Consultative examining physician Dr. Mario Mancheno examined
Metaxotos on January 3, 2002 for the SSA. He noted complaints of
injury to the cervical spine (CS) and lumbosacral spine (LSS) with subsequent knee pains. Metaxotos was taking
Vioxx and Tylenol #3 at the time of the examination. (See Tr.
Dr. Mancheno observed no difficulty in dressing and getting on
the examination table. Gait was reportedly normal. He had no
difficulty toe/heel walking.
On examination Dr. Mancheno observed "stiffness of right and
left paravertebral muscles" in the neck. (Tr. 231.) There was
tenderness noted at C4 to C7 on the right and left paraspinal
areas. Dr. Mancheno noted crepitus and tenderness of both knees.
He reported "some tenderness noted from L3 to S1 of left and
right paraspinal areas of the lower back." An x-ray of the lower
spine revealed disc space narrowing at L4-L5 and L5-S1 consistent
with degenerative joint disease of the back. (See id.)
Dr. Mancheno stated that his findings were consistent with a
discogenic disorder of the lumbosacral and cervical spine and
arthritis of the knees. He advised that he felt there was a mild
impairment in lifting and carrying, standing and walking, pushing
and pulling, and sitting. Tr. 233.
One of SSA's physicians made a non-examining consulting report
on February 12, 2002 relating to the one done by Dr. Goldbas. Tr.
249-55. This report is identical to the one Dr. Goldbas completed
except that lifting and carrying was limited to less than 10 pounds frequently and 10 pounds occasionally. (See
The Standard For Judicial Review
Judicial review of the Commissioner's final decision requires
"two levels of inquiry." See Johnson v. Bowen, 817 F.2d 983,
985 (2d Cir. 1987). First the court must determine whether the
correct legal principles were applied. Id.; Townley v.
Heckler, 748 F.2d 109, 112 (2d Cir. 1984) ("Failure to apply the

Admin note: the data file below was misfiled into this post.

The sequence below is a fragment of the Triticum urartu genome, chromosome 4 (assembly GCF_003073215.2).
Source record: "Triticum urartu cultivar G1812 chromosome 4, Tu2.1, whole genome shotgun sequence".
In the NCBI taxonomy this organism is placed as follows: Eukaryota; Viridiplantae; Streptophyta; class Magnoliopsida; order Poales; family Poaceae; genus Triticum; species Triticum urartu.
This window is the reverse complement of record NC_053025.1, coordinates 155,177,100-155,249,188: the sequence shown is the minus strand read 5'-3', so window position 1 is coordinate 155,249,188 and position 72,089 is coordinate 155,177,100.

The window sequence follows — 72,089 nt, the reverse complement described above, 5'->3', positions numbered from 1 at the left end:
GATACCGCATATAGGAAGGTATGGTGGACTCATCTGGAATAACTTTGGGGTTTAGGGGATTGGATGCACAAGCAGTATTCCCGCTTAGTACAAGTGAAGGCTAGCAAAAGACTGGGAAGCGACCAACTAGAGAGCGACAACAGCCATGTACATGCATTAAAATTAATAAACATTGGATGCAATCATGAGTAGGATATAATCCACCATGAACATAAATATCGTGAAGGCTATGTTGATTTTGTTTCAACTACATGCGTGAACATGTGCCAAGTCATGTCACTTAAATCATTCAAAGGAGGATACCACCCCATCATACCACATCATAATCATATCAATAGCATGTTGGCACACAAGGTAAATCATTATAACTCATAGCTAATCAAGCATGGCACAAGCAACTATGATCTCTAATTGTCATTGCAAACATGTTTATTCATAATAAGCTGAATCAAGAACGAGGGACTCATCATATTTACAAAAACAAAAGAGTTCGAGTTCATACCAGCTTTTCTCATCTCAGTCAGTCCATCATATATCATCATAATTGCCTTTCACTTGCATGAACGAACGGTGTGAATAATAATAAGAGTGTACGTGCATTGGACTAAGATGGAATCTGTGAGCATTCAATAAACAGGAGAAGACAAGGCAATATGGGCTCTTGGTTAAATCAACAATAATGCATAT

correct legal standards is grounds for reversal."). Second, the
court must decide whether substantial evidence supported the
Commissioner's determination. Johnson, 817 F.2d at 985.
In reviewing the administrative ruling, the court does not make
a de novo determination whether the plaintiff is disabled but
does, however, "undertake `plenary review' of the administrative
record to determine whether substantial evidence supports the
denial of benefits." Pratts v. Chater, 94 F.3d 34, 37 (2d Cir.
1996). Substantial evidence is "more than a mere scintilla. It
means such relevant evidence as a reasonable mind might accept as
adequate to support a conclusion." Richardson v. Perales,
402 U.S. 389, 401 (1971) (citation omitted).
The Commissioner follows a five step sequential evaluation when
determining disability: First the [Commissioner] considers whether the
claimant is currently engaged in substantial gainful
activity [Step One]. If he is not, the [Commissioner]
next considers whether the claimant has a "severe"
impairment which significantly limits his physical or
mental ability to do basic work activities [Step
Two]. If the claimant suffers such an impairment, the
third inquiry is whether, based solely on medical
evidence, the claimant has an impairment which is
listed in Appendix 1 of the regulations. If the
claimant has such an impairment, the [Commissioner]
will consider him disabled without considering
vocational factors such as age, education, and work
experience; the [Commissioner] presumes that a person
who is afflicted with a "listed" impairment is unable
to perform substantial gainful activity [Step Three].
Assuming the claimant does not have a listed
impairment, the fourth inquiry is whether, despite
the claimant's severe impairments, he has the
residual functional capacity to perform his past work
[Step Four]. Finally, if the claimant is unable to
perform his past work, the [Commissioner] then
determines whether there is other work the claimant
can perform [Step Five].
Berry v. Schweiker, 675 F.2d 464, 467 (2d Cir. 1982); see
also 20 C.F.R. § 416.920 et seq.
A reviewing court must be satisfied that the claimant has had a
"full hearing under the Secretary's regulations and in accordance
with the beneficent purposes of the Act." Gold v. Secretary of
Health, Education and Welfare, 463 F.2d 41, 43 (2d Cir. 1972);